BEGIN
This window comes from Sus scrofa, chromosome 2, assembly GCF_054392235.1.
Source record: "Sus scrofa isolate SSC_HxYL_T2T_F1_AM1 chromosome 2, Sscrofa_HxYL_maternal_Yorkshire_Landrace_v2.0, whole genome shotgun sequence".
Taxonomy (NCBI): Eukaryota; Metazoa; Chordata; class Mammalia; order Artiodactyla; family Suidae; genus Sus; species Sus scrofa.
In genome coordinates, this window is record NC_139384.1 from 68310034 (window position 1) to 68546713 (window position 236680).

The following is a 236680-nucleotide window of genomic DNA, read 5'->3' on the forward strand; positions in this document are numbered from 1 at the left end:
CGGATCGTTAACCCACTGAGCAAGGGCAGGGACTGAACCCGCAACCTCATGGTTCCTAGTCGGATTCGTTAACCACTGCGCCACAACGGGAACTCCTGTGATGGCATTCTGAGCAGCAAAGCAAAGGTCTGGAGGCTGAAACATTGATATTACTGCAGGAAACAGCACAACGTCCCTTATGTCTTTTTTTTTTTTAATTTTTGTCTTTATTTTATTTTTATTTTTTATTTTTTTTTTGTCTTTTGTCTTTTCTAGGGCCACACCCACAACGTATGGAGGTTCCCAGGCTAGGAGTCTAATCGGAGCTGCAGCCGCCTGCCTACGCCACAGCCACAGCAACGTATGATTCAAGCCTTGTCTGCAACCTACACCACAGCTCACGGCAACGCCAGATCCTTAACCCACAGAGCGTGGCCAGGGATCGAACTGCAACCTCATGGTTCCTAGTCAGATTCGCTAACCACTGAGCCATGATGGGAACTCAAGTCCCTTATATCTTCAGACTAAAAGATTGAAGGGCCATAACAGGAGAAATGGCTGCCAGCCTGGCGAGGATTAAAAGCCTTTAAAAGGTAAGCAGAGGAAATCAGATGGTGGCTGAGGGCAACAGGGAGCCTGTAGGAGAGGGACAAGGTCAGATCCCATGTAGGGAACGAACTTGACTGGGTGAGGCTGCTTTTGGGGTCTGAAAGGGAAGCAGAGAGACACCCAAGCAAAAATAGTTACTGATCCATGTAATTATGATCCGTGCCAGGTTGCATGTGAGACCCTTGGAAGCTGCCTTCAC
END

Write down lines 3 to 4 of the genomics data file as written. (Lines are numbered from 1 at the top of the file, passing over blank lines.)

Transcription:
Taxonomy (NCBI): Eukaryota; Metazoa; Chordata; class Mammalia; order Artiodactyla; family Suidae; genus Sus; species Sus scrofa.
In genome coordinates, this window is record NC_139384.1 from 68310034 (window position 1) to 68546713 (window position 236680).